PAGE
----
Georges Simenon Long Fiction Analysis
Named by the highly regarded André Gide as the greatest modern French novelist, Georges Simenon indeed compiled an enviable record of achievement, producing a body of work equally remarkable for its quality as for its quantity. The apprenticeship he served in writing his so-called potboilers appears to have served him well, allowing him to write fluently while maintaining rigorous standards of content and characterization. Simenon’s demonstrated proficiency in the mystery genre alone would no doubt suffice to secure his position in the history of modern letters; nevertheless, he further confirmed his reputation with a solid list of mainstream titles valued for their psychological insights.
Simenon’s prodigious accomplishment may be explained, at least to a point, by acknowledging that his fictional universe remains essentially the same regardless of whether Maigret is involved in the action; in both types of novel, the trueprotagonists are hounded, uncommunicative creatures with little more than the most marginal knowledge of what makes them behave as they do. The main difference, as Becker has observed, lies in the thoughtful, reconciling presence of Maigret, who functions almost as a psychoanalyst in “solving” the mystery of behavior to the satisfaction of characters and readers alike; in the mainstream novels, the characters remain in their own private hells, understood (if at all) only by the narrator and his reader. Rarely, and then with remarkable effect, does Simenon surprise the reader with his conclusions; even then, as elsewhere in Simenon’s novels, the denouement soon appears inevitable, amply prepared for by what he has revealed of the characters’ makeup and motivations.
By his own admission, Simenon “discovered” Maigret at a time when, still unsure of his skills as a novelist, he was seeking a viewpoint character who could move about in space and time as the conventional narrator (or novelist) could not; eventually, he settled on a policeman as ideally suited to his needs and proposed the Maigret series, initially planned for eighteen volumes. The result, by now almost legendary, was one of the most durable characters in the history of detective fiction, further established by his omnipresent pipe, his childless wife, and cold meals ordered “to go” during the late-night hours from the obliging Brasserie Dauphine. Modeled on Simenon’s own pensive, easygoing father, Maigret is on occasion so appealing that he makes the prospect of crime seem nearly attractive to the reader. The eminent playwright Jean Anouilh paid indirect homage to Maigret with L’Arrestation (pr., pb. 1975; The Arrest, 1978), in which an aging gangster, mortally wounded in a motor accident, is fortunate enough, in his final moments, to have his entire life explained to him by an even older inspector who has devoted his own career to studying the gangster’s lifestyle and habits. Habitual criminals are, however, rather rare quarry for Maigret; more commonly, the crimes with which he deals are perpetrated by inhabitual offenders, seemingly normal people suddenly propelled toward violence by an accumulation of privation or resentment.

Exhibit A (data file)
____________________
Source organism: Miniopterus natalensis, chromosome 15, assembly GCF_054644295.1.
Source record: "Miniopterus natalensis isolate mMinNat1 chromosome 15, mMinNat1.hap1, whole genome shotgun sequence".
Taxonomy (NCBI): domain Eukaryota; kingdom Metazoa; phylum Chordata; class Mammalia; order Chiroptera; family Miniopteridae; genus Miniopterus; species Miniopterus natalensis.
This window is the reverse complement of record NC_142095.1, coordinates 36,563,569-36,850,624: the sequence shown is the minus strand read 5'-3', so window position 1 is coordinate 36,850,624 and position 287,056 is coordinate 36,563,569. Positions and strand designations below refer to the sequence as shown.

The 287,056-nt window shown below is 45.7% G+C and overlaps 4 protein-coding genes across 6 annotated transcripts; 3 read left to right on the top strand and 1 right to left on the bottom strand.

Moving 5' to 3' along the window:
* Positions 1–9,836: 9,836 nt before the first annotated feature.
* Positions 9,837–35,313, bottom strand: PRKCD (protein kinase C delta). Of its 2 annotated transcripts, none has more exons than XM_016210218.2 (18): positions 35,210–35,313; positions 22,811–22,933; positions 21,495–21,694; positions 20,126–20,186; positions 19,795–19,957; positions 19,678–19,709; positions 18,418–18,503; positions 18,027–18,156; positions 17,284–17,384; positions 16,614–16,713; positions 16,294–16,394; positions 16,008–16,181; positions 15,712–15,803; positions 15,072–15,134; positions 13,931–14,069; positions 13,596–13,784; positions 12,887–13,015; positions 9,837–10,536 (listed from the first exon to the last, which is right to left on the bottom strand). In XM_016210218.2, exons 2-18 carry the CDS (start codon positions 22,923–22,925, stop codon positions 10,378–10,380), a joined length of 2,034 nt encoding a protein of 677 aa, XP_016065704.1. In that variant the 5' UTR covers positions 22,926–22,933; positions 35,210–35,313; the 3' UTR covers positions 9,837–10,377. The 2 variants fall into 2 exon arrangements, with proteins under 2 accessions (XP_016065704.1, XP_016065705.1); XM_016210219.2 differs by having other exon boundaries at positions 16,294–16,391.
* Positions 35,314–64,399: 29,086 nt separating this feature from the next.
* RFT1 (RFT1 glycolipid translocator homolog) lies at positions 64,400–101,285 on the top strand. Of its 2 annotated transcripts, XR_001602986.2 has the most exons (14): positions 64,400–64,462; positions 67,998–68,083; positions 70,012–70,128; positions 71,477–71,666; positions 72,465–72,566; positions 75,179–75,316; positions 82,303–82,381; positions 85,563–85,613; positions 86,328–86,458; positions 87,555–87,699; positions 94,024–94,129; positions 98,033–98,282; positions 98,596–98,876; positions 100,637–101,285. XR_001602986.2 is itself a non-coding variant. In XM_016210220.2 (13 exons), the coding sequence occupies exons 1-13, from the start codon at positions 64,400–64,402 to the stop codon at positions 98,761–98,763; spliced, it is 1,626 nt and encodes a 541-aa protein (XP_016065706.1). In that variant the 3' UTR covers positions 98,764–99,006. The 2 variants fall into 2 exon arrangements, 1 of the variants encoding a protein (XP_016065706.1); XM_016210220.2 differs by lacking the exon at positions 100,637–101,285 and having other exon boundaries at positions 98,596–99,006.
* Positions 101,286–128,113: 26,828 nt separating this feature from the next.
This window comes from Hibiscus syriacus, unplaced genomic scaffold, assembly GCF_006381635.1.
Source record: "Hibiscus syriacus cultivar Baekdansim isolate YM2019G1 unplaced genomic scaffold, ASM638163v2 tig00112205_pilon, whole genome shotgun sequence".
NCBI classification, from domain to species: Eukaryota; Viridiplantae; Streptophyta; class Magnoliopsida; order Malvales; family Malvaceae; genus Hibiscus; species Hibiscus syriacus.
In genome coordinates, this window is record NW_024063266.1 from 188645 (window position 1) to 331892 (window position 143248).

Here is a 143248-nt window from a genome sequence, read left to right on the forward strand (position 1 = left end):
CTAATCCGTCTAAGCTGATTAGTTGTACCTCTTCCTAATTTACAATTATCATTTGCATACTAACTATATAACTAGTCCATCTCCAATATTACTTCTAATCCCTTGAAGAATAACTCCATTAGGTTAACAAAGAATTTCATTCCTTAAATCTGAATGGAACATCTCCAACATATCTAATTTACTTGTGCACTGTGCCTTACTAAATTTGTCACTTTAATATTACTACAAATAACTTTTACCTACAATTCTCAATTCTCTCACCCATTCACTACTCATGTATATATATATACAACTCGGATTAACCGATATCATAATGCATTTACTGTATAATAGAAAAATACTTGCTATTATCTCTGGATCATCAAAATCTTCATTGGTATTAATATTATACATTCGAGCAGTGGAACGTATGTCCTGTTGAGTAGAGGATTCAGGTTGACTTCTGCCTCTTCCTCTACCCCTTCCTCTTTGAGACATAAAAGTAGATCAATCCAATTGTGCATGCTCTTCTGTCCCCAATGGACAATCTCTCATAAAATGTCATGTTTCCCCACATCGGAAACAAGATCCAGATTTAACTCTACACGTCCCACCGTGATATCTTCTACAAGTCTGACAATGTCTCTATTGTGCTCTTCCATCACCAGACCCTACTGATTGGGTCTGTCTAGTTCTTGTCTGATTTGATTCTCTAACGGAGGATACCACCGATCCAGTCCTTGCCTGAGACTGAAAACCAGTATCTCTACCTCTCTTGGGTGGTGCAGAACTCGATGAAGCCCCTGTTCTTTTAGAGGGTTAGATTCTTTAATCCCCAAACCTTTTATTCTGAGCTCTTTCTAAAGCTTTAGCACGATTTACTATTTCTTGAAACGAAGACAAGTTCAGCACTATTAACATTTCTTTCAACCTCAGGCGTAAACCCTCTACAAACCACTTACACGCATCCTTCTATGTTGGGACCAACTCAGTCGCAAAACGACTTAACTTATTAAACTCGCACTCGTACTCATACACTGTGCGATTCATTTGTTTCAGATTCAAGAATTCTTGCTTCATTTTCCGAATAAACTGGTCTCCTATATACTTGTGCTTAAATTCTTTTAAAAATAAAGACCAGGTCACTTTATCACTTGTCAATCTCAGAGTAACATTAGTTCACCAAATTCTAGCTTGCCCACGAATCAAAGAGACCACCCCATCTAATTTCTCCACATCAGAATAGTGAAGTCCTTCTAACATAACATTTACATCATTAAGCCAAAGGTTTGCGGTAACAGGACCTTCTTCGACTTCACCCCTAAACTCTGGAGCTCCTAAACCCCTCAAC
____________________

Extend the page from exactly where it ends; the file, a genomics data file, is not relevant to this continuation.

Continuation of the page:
Maigret’s murderers frequently kill for love or for its cherished memory. In Maigret and the Loner, one of Simenon’s later Maigret adventures, more than twenty years elapse before a lovesick painter avenges his girlfriend’s murder with the apparently gratuitous killing of his erstwhile rival, who has since become a homeless derelict. To Maigret, as to his creator, the painter could not possibly have behaved otherwise, his crime having long since been predetermined. Indeed, Maigret solves easily half of his initially baffling mysteries by reconstructing the lives of the victims in search of signs of irregularity or stress that could have engendered violence. Simenon himself claimed that, upon study of the evidence, “there are at least eight crimes in ten in which the victim shares to a great extent the responsibility of the murderer.” Similar cases abound throughout Maigret’s career, from nagging spouses and sadistic lovers to the “public enemy” Fumal in Maigret’s Failure, who himself victimized so many people that Maigret is hard put to choose among them as he reluctantly searches for Fumal’s killer.
Occasionally, as in Maigret Sets a Trap, the identity of the murderer is known early in the novel, lacking only Maigret’s deductive analysis to render the case against him (or her) conclusive. Identified by a police “plant” and hemmed in by circumstantial evidence, the admittedly unlikely mass murderer, a mild-mannered interior decorator named Moncin, eludes conviction only because an additional, identical murder was committed after he was taken into custody. As Maigret, following a hunch, delves deeper into Moncin’s life and career, he finds a spoiled and highly intelligent man dominated by his wife and mother, who compete ceaselessly for top billing in his life. Either woman, Maigret reasons, would have had both motive and capacity to commit the “decoy” murder; in fact, it was the wife who did it, thus scoring a final, irrefutable “point” against her husband’s mother.
Strangers in the House
Generally similar in theme and subject matter to the novels featuring Maigret, Simenon’s mainstream titles likewise abound in ill-adjusted characters who live in quiet desperation, occasionally bursting out in violence. The expository method employed is frequently similar to...
(The entire section is 2280 words.)